Of course there are good players on bad teams. Relative Corsi +- is a stat designed to see how important they are to their specific team.

http://www.behindthenet.ca/2009/new_...=12&team=&pos=

This is not a ranking of the best players in the NHL this season. Its not saying Matt Niskanen is a better player than Nick Lidstrom. You just have to know how to read the stat and put it in a proper context, and what its pros and cons are. Some don't like doing that and prefer a "correct answer" when there really isn't one. I don't mind thinking critically and realizing that there is often more than meets the eye and questioning conventional wisdom. Its not for everyone. But, I enjoy it.

Roy S 03-27-2010 01:03 PM

Quote:

Originally Posted by Captain Bob (Post 24693442)

This stat measures carrying the play more than it does scoring goals.

I found what I was looking for.

http://objectivenhl.blogspot.com/201...oting-and.html

Quote:

Specifically, he looked at aggregated EV goal and shot ratios for each team over the last three seasons as a whole (2007-08, 2008-09 and 2009-10, I presume). He found that the teams with the best EV goal ratios during this period were overwhelmingly teams that outshot the opposition at EV.

I think that his point is an important one. While the relationship between outshooting and outscoring may not be apparent over brief periods, the teams that succeed at even strength over the long run are those that spend more time in the opposition's end than their own.
Carrying the play/ out shooting the opposition= scoring more goals.

ArGarBarGar 03-27-2010 01:14 PM

Quote:

Originally Posted by nik jr (Post 24689456)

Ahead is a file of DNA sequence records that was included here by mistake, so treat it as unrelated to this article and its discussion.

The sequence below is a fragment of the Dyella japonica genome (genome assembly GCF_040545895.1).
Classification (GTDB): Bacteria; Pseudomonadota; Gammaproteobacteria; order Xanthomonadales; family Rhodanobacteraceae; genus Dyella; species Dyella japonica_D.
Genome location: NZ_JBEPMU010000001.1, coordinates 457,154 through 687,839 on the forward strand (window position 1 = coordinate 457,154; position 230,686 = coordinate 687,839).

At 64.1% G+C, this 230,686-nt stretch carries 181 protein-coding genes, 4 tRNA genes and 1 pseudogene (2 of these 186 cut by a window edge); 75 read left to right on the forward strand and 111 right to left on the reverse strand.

but not necessarily a smart man


i haven't based my opinion of stuart on exotic stats. i have just noticed how often he gets scored on, and how much he is out of position. i noticed those things when he played for other teams.

same for kronwall

What I came in to post. Last night showed a perfect example of that on the Minnesota breakaway attempt. Stuart was the last defenseman back and instead of hanging back for a 1 on 1 (possible 2 on 2) he pinched and tried to keep the puck in and was easily passed up.

He seems to be very inconsistent at times.

Roy S 03-27-2010 01:18 PM

And a statistical look at the most valuable players to their respective teams (not neccessarily a ranking of the best players, but just a look at those who had the most positive impact on their teams performance).

That Lidstrom guy sucks. He comes in at #2 in the entire NHL among both forwards and defenseman.

http://www.ontheforecheck.com/2010/3...say-nhl-mvp-is
Quote:

Given all the issues Detroit has had to struggle through this season, the Red Wings have had to rely on Lidstrom perhaps more than they ever have. His penalty killing work is particularly telling. When he's on the ice, the Red Wings give up 3.45 goals per 60 minutes, a rate that is better than the top overall PK teams in the league. When he's on the bench, the Wings give up 8.36 goals per 60 minutes, which would rank among the worst.